Encores! Great American Musicals in Concert<br />The mission of the Encores! concerts is to present rarely-performed shows with acclaimed scores by American musical theatre composers. Following the inaugural season in 1994, each season is comprised of three celebrated, if unfamiliar, scores. These scores, complete with original orchestrations, are performed by a full orchestra and a cast of Broadway stars.<br />Today, many Broadway shows do not feature full orchestras. Additionally, many of the shows presented as part of the Encores! series would not be viable on Broadway as commercial productions, often due to a problematic book, changes in theatrical aesthetics or lack of a suitable leading actor.<br />Four shows originally presented at Encores! found their way to commercial runs on Broadway, with mixed success. The currently-running revival of Chicago was originally presented as the final show of the 1996 season of Encores! before opening as a commercial production on Broadway in November of the same year.<br /><ul><li>The three other transfers, Wonderful Town, Gypsy (2008), and Finian’s Rainbow were all met with critical acclaim but did not achieve the commercial success of Chicago.</li></ul>“The latest transfer from the beloved City Center Encores! series of musicals in concert, ‘Finian’s Rainbow’ is also the most unlikely. Pretty much nobody expected to see this oddity cavorting beneath a Broadway proscenium again, although the original production was a solid hit that ran for a year and a half when it opened in 1947. Since then the show has come to be considered too corny, too confused, too tainted by misconceptions about its racial politics.”<br />- Charles Isherwood, A Pot of Sunny Gold in Those Green Hills; The New York Times, October 30, 2009.<br />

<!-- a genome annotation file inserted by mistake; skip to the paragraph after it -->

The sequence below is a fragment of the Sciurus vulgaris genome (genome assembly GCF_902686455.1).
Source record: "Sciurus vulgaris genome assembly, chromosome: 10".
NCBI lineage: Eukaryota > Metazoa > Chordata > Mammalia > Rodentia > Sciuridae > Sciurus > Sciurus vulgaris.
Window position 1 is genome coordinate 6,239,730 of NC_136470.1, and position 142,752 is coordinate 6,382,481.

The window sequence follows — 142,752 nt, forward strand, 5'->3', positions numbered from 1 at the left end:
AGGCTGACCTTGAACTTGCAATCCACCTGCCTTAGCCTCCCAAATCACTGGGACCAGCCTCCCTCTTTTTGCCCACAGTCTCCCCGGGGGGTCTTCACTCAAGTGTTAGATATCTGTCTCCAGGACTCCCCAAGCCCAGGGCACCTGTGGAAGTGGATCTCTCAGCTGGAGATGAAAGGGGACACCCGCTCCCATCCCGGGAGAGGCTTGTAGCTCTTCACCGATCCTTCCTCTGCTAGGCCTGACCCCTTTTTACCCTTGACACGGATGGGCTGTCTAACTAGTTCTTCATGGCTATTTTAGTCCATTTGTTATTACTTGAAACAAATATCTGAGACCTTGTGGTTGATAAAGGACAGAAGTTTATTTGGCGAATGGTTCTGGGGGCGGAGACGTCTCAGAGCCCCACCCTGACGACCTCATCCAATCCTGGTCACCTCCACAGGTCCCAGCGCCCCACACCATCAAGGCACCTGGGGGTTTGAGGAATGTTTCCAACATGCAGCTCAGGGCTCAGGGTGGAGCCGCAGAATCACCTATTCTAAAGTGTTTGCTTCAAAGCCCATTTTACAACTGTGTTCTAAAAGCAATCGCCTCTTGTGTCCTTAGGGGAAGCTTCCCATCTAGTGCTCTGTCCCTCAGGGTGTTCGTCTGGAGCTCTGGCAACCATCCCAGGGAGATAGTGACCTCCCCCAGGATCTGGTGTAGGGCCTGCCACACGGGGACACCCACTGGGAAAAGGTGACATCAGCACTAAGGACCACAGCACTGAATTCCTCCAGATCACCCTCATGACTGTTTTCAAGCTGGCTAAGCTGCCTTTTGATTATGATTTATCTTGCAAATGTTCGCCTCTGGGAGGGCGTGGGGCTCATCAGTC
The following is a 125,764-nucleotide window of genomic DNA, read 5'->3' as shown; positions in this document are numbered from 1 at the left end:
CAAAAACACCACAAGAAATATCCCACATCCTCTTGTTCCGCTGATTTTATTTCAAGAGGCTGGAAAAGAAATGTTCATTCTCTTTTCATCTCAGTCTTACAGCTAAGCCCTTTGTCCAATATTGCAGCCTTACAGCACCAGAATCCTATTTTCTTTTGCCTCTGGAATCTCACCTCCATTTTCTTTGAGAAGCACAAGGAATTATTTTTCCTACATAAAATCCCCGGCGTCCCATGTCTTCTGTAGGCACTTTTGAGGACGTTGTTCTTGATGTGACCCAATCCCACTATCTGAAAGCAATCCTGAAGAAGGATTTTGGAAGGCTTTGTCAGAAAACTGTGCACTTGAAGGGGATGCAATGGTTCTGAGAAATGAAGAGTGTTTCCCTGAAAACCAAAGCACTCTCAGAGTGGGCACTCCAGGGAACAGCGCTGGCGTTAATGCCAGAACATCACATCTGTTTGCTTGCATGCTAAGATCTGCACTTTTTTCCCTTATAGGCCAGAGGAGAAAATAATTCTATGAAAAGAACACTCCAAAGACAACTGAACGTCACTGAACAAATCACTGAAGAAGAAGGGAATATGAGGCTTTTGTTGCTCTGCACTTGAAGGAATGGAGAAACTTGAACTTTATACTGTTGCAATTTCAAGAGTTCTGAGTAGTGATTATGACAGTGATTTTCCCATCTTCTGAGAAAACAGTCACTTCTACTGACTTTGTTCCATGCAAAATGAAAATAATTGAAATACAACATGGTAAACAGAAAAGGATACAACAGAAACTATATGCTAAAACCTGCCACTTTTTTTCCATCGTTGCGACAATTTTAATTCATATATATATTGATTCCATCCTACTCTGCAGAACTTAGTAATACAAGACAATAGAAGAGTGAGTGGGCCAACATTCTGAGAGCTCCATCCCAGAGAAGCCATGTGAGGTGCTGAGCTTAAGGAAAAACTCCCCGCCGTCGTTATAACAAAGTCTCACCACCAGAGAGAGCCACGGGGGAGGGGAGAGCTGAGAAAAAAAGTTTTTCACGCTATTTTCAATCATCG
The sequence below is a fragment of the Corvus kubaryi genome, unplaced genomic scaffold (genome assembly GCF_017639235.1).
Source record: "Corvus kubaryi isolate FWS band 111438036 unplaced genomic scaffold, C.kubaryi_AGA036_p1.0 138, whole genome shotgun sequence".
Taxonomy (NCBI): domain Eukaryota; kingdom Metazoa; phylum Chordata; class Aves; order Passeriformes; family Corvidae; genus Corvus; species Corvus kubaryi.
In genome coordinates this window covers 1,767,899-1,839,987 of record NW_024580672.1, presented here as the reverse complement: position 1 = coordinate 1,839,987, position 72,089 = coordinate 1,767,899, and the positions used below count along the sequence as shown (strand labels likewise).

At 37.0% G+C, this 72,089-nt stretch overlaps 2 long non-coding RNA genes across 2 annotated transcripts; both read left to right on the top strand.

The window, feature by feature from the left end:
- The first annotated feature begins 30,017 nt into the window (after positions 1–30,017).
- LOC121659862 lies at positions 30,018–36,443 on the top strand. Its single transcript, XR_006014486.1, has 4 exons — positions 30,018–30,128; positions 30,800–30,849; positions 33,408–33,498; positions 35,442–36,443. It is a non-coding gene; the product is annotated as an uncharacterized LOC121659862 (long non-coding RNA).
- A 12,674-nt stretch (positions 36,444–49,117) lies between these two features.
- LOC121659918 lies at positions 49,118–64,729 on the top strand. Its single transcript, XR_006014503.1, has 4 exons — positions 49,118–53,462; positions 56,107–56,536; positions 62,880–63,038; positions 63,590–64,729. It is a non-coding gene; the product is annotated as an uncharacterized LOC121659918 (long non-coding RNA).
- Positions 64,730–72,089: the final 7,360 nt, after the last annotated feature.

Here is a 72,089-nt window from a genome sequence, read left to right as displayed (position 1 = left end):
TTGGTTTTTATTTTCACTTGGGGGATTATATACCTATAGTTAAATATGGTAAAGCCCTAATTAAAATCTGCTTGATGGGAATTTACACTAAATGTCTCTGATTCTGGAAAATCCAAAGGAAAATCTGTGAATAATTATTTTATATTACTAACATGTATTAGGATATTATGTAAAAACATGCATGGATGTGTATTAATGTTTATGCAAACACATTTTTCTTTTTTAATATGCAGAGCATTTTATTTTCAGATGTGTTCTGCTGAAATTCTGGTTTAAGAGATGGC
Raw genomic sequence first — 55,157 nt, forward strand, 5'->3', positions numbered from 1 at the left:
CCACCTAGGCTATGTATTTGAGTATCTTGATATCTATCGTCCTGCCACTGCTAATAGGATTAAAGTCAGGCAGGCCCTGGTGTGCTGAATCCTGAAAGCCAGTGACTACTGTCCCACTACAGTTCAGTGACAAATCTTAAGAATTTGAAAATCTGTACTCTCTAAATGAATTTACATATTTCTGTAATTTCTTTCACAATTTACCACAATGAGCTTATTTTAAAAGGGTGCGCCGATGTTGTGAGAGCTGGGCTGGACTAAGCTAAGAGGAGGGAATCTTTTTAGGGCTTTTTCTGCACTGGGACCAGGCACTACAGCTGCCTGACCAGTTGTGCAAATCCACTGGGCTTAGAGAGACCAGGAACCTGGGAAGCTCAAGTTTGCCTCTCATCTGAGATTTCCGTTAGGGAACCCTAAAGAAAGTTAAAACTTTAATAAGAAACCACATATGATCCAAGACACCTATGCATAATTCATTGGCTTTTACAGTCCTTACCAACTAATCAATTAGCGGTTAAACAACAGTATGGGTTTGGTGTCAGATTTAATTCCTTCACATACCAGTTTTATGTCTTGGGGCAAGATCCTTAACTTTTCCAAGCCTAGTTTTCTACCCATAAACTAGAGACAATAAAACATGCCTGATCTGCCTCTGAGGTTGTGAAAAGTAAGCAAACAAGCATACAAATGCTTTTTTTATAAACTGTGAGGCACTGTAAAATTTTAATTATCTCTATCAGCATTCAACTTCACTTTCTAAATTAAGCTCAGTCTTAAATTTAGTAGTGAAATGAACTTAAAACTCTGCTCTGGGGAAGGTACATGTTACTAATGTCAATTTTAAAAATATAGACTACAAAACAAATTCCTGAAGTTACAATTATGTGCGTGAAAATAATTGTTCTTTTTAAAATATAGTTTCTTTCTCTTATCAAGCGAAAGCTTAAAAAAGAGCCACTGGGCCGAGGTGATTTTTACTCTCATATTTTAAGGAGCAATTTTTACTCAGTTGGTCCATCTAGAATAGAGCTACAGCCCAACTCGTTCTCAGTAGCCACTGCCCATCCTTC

Manhattan Theatre Club<br />Established in 1970; moved to its current location on the lower level of New York City Center in 1984. <br />Manhattan Theatre Club (MTC) aims to nurture new playwrights and present an array of new works to diverse audiences.<br />Past notable productions have included the Pulitzer Prize-winning Ruined (2009), Rabbit Hole (2007) and Doubt: A Parable (2005).<br /><ul><li>Doubt was the third play of John Patrick Shanley’s to premiere at Manhattan Theatre Club that was funded by a grant from the Harold and Mimi Steinberg Charitable Trust. This trust was established to continue to tradition of great new American plays.</li></ul>In addition to its off-Broadway home, MTC operates the Samuel J. Friedman Theatre as a Broadway Theatre. <br />“It is always safer to fund, say, the millionth revival of Hamlet than it is to support a play about a Catholic priest who may or may not have abused boys in his charge. […] a self-righteous nun’s struggle with her own perception of possible offenses by a young priest takes us into emotional, spiritual, and intellectual realms that are powerfully human – and present collateral risks to artists, theaters, and their funders.<br /> - Jeffrey Eric Jenkins, Funding the Theatrical Future: The Harold and Mimi Steinberg Charitable Trust<br />